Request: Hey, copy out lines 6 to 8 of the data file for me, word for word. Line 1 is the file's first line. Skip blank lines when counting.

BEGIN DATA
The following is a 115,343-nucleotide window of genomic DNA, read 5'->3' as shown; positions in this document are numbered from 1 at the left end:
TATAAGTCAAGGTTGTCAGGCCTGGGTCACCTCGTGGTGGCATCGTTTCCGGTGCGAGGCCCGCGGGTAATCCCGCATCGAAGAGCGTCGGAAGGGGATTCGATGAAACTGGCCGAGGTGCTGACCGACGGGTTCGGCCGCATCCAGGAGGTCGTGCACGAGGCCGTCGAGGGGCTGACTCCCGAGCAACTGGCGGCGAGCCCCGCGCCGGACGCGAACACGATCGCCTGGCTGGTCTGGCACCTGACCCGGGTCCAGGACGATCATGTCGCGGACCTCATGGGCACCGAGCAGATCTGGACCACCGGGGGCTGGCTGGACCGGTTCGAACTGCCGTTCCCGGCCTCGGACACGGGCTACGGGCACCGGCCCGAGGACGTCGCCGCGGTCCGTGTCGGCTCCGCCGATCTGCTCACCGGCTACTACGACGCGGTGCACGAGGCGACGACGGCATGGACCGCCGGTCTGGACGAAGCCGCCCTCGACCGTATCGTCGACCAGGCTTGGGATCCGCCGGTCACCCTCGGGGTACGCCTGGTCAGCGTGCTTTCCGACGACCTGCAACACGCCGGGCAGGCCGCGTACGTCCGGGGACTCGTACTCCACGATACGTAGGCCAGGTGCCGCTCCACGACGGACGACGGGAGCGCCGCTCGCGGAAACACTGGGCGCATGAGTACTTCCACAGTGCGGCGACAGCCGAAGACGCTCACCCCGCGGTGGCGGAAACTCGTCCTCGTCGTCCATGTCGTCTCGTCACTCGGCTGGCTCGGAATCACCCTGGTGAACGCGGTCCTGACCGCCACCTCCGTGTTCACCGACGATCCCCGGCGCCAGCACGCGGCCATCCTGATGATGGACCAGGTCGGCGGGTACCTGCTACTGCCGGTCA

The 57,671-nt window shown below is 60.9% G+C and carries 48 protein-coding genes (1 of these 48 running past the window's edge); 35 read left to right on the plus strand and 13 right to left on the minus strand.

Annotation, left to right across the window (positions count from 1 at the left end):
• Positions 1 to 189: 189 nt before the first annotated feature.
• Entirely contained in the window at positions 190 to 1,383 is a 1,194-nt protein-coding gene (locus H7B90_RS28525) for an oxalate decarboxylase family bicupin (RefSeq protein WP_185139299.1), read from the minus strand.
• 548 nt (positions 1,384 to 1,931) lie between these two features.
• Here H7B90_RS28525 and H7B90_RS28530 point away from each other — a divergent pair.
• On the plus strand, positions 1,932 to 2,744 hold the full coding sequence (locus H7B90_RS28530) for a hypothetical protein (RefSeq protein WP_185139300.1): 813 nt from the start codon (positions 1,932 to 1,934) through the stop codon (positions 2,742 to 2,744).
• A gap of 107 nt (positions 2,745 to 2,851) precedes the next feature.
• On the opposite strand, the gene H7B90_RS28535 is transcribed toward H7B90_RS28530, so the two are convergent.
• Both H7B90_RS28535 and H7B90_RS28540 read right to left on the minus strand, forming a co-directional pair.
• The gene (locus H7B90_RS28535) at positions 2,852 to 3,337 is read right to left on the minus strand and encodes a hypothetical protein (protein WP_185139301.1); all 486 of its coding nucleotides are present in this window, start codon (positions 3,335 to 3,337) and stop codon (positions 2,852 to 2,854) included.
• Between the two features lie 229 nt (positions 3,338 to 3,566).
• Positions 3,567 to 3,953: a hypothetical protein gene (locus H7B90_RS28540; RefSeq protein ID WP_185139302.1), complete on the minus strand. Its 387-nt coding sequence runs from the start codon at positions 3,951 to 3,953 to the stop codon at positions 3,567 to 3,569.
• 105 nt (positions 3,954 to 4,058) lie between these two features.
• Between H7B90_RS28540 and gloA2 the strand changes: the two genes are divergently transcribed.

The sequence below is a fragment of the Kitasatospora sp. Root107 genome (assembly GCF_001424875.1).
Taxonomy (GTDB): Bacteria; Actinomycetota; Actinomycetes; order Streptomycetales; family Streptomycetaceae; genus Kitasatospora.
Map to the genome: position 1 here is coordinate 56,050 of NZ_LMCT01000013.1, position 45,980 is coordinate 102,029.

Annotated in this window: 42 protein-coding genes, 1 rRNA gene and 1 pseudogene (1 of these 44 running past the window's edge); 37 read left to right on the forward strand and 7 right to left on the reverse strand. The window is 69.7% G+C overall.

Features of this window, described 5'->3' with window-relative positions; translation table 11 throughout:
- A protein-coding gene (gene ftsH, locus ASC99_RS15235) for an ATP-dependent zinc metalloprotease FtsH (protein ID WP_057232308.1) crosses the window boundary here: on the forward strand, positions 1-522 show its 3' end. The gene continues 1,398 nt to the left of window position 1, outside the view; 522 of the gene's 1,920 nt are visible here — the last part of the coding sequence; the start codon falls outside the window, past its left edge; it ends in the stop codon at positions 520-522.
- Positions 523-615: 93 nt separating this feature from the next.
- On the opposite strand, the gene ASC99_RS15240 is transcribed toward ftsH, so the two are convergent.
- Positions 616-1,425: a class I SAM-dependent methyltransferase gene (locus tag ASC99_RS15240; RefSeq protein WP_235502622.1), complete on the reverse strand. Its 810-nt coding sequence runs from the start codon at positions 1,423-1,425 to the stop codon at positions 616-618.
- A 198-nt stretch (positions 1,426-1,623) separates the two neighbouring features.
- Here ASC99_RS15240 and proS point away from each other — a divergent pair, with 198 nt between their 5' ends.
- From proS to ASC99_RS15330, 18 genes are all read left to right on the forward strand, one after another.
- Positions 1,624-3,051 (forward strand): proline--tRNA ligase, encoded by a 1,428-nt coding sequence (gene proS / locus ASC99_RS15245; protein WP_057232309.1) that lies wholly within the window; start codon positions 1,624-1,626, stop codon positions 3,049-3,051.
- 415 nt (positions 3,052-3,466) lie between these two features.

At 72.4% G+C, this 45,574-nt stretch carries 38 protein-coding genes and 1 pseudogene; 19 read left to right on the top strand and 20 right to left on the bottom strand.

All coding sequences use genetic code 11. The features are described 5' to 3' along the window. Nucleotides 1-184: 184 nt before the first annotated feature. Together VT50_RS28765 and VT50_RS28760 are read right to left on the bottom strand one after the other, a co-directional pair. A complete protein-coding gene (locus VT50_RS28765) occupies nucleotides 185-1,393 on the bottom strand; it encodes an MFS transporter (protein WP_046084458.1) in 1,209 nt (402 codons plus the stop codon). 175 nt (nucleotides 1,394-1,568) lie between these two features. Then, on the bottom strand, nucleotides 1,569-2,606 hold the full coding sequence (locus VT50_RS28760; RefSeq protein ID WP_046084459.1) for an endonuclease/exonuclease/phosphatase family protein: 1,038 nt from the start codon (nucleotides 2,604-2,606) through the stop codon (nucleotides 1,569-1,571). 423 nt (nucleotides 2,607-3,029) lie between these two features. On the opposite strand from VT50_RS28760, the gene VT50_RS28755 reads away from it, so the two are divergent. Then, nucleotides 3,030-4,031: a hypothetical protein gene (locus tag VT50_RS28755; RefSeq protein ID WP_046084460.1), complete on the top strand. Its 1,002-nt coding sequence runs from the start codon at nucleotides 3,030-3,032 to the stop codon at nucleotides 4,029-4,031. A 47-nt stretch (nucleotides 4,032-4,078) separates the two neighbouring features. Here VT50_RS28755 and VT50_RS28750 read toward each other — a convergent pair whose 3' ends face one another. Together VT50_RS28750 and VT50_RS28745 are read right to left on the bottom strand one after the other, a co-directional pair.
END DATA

• Entirely contained in the window at positions 190 to 1,383 is a 1,194-nt protein-coding gene (locus H7B90_RS28525) for an oxalate decarboxylase family bicupin (RefSeq protein WP_185139299.1), read from the minus strand.
• 548 nt (positions 1,384 to 1,931) lie between these two features.
• Here H7B90_RS28525 and H7B90_RS28530 point away from each other — a divergent pair.